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With days to go before the World Cup, bustling markets in Syria’s capital are blanketed in the flags of competing countries — but host Russia is taking center stage.
With days to go before the World Cup, bustling markets in Syria’s capital are blanketed in the flags of competing countries — but host Russia is taking center stage.
The flags of usual favorites Argentina, Germany, and Brazil are still displayed prominently, but years of steadfast Russian support to the Syrian regime has earned it newfound football fandom.
 
Its tri-color hangs from ropes strung across the packed streets of the Al-Qaymariyah market in Damascus’ Old City, and pokes out of a bouquet of flags planted outside one shopfront.
 
“Before the troubles in Syria, no one would support the Russian team. It was a regular team, not a particularly strong one,” said Ahmad Al-Mudramani, an avid football fan who runs an electronics store in Al-Qaymariyah.
 
“But after they intervened in Syria, they found supporters here,” he said.
 
Mudramani manages a Facebook forum on football, where 70,000 users discuss sports news ahead of the 2018 FIFA World Cup, which opens on Thursday.
 
Bent over his laptop, he scrolls through streams of commentary and even surveys.
 
Most, Mudramani said, lean toward “supporting strong teams like Brazil and Argentina. But Russia keeps coming up in the comments and polls.”
 
Football is massively popular in Syria, but the country has never qualified for the World Cup. It came the closest this year but lost in a heated match against Australia.
 
Still, Hamoud Khamees displays Syria’s two-star flag among dozens of others outside his modest storefront.
 
Perched on a wooden chair, a wide grin across his face, he fields questions from passersby on the prices: Medium-sized flags go for 500 Syrian pounds (about $1), while larger streamers cost 2,000 pounds, or $4.
 
Bandanas are just 200 pounds, making them popular among younger children, said Khamees.
 
With the first match inching closer, flag sales are up.
 
“I bought lots of Brazilian, German, and Argentinian flags, and I put Russian flags in the store window,” he added.
 
Nearby, loud music is blaring from storefronts in the Suwayqa market, known for its electronic products.
 
Mahmud Abu Malek, 50, is stacking boxes of what he calls “decryption” machines — used by Syrians to intercept satellite TV channels airing the World Cup without paying the exorbitant subscription packages.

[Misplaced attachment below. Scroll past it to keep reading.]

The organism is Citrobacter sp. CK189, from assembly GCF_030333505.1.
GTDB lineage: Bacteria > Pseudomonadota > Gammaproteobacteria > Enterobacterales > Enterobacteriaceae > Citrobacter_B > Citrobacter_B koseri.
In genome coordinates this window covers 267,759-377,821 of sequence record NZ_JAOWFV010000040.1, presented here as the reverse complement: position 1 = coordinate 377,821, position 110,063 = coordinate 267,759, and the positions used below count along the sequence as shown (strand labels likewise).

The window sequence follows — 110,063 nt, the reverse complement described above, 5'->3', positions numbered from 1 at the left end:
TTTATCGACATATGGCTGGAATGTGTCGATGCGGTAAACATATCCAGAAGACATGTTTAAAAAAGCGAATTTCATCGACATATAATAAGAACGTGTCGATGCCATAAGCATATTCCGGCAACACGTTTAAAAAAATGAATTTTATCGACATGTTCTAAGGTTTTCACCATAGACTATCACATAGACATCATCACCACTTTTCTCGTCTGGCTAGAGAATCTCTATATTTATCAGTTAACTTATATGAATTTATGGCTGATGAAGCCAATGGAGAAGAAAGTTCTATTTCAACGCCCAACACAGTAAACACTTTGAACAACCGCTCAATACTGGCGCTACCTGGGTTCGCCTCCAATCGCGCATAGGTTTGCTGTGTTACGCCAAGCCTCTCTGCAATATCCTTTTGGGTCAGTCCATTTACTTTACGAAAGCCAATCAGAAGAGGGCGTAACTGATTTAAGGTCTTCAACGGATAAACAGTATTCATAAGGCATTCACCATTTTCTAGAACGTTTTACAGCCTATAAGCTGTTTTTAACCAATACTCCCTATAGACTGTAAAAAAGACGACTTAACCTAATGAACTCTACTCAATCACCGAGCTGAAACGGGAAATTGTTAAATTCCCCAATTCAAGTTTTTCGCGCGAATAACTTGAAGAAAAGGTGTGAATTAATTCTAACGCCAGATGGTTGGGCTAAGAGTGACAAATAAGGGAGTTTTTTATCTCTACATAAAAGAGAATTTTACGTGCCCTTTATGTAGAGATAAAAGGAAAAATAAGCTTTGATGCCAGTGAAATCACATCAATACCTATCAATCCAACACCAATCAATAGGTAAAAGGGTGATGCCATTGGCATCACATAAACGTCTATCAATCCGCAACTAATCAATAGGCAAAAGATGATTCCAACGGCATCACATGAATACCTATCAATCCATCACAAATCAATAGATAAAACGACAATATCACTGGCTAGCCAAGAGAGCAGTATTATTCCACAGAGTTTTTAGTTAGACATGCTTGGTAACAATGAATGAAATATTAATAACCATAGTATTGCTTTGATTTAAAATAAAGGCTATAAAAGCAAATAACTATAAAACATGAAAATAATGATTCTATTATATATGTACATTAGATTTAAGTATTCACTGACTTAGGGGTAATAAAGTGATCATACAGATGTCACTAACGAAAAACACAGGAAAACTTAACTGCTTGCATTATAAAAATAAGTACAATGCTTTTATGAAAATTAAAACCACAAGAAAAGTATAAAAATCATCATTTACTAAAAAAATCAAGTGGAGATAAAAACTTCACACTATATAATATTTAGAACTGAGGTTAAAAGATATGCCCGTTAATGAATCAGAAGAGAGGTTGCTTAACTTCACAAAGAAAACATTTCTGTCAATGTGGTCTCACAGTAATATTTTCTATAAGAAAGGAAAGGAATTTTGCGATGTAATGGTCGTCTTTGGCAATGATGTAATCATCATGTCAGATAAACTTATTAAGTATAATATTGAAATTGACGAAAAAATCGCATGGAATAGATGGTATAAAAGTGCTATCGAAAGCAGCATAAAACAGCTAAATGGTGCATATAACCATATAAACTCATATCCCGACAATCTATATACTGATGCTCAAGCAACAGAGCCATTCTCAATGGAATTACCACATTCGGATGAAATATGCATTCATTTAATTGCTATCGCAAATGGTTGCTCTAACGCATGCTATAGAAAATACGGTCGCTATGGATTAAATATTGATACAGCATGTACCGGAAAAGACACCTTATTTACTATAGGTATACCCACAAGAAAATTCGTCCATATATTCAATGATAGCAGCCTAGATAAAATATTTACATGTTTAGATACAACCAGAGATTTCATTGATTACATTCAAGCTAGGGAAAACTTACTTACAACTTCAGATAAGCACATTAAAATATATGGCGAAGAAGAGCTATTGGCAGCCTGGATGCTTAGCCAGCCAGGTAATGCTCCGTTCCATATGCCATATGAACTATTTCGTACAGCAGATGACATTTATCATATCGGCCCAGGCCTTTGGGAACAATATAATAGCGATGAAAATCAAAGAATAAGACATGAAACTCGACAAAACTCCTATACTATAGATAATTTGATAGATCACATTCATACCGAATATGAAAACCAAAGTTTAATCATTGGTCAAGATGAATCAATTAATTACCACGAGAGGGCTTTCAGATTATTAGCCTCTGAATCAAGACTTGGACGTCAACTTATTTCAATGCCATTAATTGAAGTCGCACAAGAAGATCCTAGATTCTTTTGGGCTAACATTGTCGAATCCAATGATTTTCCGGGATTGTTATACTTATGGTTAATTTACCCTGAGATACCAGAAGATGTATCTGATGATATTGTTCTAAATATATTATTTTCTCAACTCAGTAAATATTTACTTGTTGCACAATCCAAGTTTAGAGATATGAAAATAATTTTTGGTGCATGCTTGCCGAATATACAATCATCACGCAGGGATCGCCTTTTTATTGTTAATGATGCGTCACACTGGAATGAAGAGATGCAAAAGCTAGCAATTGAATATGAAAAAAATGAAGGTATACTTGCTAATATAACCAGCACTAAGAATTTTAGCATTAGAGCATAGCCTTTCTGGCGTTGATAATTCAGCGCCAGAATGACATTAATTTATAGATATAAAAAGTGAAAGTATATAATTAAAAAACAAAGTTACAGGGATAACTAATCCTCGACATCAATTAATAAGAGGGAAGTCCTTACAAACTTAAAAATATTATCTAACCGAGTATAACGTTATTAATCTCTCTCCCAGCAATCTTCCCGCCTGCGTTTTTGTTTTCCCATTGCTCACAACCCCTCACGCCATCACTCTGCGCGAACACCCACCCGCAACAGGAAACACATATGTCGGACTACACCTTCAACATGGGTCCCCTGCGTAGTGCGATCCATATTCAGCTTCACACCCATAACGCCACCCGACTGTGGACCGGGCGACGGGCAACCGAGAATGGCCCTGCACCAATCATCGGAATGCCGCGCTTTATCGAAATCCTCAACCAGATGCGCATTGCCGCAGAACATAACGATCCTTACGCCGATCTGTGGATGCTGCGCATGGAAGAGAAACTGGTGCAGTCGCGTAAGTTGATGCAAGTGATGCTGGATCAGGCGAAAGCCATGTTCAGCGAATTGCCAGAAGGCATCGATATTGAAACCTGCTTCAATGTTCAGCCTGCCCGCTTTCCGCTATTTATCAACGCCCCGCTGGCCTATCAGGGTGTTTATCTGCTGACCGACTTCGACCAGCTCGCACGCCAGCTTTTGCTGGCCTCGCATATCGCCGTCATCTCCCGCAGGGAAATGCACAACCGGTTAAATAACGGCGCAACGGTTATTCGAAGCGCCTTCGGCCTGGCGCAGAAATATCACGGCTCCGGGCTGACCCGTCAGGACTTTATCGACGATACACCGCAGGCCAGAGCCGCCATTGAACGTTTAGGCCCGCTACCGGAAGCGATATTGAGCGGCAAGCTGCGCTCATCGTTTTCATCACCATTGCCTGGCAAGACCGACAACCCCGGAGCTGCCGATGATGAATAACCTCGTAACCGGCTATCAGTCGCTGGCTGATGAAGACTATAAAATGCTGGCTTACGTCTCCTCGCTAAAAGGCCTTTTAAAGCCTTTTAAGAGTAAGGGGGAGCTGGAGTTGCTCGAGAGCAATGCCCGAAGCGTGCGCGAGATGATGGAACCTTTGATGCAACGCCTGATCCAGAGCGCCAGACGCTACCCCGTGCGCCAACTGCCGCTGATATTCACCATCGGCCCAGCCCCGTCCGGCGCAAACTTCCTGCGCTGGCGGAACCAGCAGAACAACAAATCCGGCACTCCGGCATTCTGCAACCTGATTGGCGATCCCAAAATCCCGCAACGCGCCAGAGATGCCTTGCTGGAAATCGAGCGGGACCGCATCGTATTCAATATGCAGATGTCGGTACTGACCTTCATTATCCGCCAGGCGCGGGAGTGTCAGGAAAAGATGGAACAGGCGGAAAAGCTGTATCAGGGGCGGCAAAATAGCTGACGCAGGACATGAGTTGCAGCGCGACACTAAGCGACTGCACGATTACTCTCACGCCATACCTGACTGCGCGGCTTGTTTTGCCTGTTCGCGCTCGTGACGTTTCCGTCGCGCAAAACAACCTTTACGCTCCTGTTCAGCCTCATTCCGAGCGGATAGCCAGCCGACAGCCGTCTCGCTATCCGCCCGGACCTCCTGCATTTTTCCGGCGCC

He just received a fresh delivery, but is already on the phone to his supplier telling him to prepare more.
 
“There’s a huge demand this year to follow the World Cup,” he told AFP, but legal access to satellite channels is unaffordable for most Syrians.
 
Instead, they pay Abu Malek the equivalent of $12 for the machine and a week of access, or about $1,150 to tap into the channels for a year.
 
Even that is expensive for most fans in Syria, so anyone backing Russia is unlikely to shell out as the team is not projected to make it past the first round.
 
“No one wants to buy an expensive machine to watch Russia play,” he said.
 
A few stores down, Bassem Al-Rez is offering special discounts at his shoe store for any Argentina fans who walk in. But he still has a soft spot for Russia, he said.
“Argentina first, but Russia’s a friendly country. We’re allies in war and in peace, so we’ll be allies in sports too,” said Rez, 33.
 
10 civilians killed
 
An air raid on a village in northeast Syria held by Daesh killed at least 10 civilians including three children on Tuesday, a Britain-based monitor said.
 
The Syrian Observatory for Human Rights said the strikes on Tal Al-Shair in the northeastern province of Hasakeh were carried out by the US-led coalition fighting Daesh in Syria and neighboring Iraq since 2014.
 
There was no immediate confirmation from the coalition of the strike, the latest in a series of raids to have reportedly caused civilian casualties in the area in past weeks.
 
Tal Al-Shair lies in a small pocket still held by Daesh militants near the Iraqi border in the south of Hasakeh, where a Kurdish-Arab alliance backed by the coalition has been battling the militants in recent days.
 
According to the Observatory, a coalition airstrike last week killed 11 civilians in the same Daesh-held area, and another 12 lost their lives in coalition raids on June 1.
 
The coalition told AFP it was carrying out an investigation into the June 1 allegation.
 
Earlier this month, it admitted to nine more civilian deaths, bringing to 892 the total number of civilians it acknowledges to have killed since it intervened in Iraq and Syria.
 
Other monitors like the Observatory and Airwars say the toll is much higher.
 
The Britain-based Observatory, which relies on sources inside Syria, says it determines whose planes carried out strikes according to type, location, flight patterns and munitions involved.
 
Daesh has lost most of the cross-border caliphate it declared in 2014.
 
In Syria, it was pushed back by separate offensives — one by Russia-backed regime troops and another by the US-backed Syrian Democratic Forces alliance.
 
But the terrorists still hold slithers of Eastern Syria and have a presence in the vast Badiya desert running from the center of the country to the border with Iraq.
 
More than 350,000 people have been killed in Syria’s war since it started in 2011 with a brutal crackdown on anti-regime protests.
It has since spiraled into a complex conflict involving world powers and foreign militants.